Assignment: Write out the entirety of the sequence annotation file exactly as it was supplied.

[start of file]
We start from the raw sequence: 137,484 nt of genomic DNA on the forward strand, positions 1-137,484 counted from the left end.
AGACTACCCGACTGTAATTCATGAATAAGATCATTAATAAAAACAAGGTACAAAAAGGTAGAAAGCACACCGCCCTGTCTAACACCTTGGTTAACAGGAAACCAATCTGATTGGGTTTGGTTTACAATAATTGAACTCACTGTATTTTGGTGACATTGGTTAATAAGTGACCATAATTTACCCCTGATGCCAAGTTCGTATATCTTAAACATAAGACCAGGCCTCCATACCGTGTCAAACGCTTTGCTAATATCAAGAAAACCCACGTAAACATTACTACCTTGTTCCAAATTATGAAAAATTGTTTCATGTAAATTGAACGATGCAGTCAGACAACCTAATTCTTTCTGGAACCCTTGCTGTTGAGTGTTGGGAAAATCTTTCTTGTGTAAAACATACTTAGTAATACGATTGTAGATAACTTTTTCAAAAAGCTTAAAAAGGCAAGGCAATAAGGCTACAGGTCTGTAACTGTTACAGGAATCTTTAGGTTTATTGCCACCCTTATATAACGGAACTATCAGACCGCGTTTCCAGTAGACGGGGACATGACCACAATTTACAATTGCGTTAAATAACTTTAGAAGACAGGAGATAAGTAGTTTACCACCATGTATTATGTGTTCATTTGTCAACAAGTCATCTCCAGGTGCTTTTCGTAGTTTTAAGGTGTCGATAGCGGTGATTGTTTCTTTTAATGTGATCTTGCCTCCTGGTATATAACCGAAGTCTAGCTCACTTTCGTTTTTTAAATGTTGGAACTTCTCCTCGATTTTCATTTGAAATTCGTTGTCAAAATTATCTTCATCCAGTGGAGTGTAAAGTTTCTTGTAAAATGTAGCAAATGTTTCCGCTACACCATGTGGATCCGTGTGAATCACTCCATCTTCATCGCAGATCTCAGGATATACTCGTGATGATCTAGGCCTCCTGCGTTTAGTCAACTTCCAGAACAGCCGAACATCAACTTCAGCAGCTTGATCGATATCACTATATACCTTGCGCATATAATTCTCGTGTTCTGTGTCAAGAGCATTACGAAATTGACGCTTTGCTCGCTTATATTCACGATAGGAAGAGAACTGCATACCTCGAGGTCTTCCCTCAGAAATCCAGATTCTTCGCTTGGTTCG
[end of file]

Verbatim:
We start from the raw sequence: 137,484 nt of genomic DNA on the forward strand, positions 1-137,484 counted from the left end.
AGACTACCCGACTGTAATTCATGAATAAGATCATTAATAAAAACAAGGTACAAAAAGGTAGAAAGCACACCGCCCTGTCTAACACCTTGGTTAACAGGAAACCAATCTGATTGGGTTTGGTTTACAATAATTGAACTCACTGTATTTTGGTGACATTGGTTAATAAGTGACCATAATTTACCCCTGATGCCAAGTTCGTATATCTTAAACATAAGACCAGGCCTCCATACCGTGTCAAACGCTTTGCTAATATCAAGAAAACCCACGTAAACATTACTACCTTGTTCCAAATTATGAAAAATTGTTTCATGTAAATTGAACGATGCAGTCAGACAACCTAATTCTTTCTGGAACCCTTGCTGTTGAGTGTTGGGAAAATCTTTCTTGTGTAAAACATACTTAGTAATACGATTGTAGATAACTTTTTCAAAAAGCTTAAAAAGGCAAGGCAATAAGGCTACAGGTCTGTAACTGTTACAGGAATCTTTAGGTTTATTGCCACCCTTATATAACGGAACTATCAGACCGCGTTTCCAGTAGACGGGGACATGACCACAATTTACAATTGCGTTAAATAACTTTAGAAGACAGGAGATAAGTAGTTTACCACCATGTATTATGTGTTCATTTGTCAACAAGTCATCTCCAGGTGCTTTTCGTAGTTTTAAGGTGTCGATAGCGGTGATTGTTTCTTTTAATGTGATCTTGCCTCCTGGTATATAACCGAAGTCTAGCTCACTTTCGTTTTTTAAATGTTGGAACTTCTCCTCGATTTTCATTTGAAATTCGTTGTCAAAATTATCTTCATCCAGTGGAGTGTAAAGTTTCTTGTAAAATGTAGCAAATGTTTCCGCTACACCATGTGGATCCGTGTGAATCACTCCATCTTCATCGCAGATCTCAGGATATACTCGTGATGATCTAGGCCTCCTGCGTTTAGTCAACTTCCAGAACAGCCGAACATCAACTTCAGCAGCTTGATCGATATCACTATATACCTTGCGCATATAATTCTCGTGTTCTGTGTCAAGAGCATTACGAAATTGACGCTTTGCTCGCTTATATTCACGATAGGAAGAGAACTGCATACCTCGAGGTCTTCCCTCAGAAATCCAGATTCTTCGCTTGGTTCG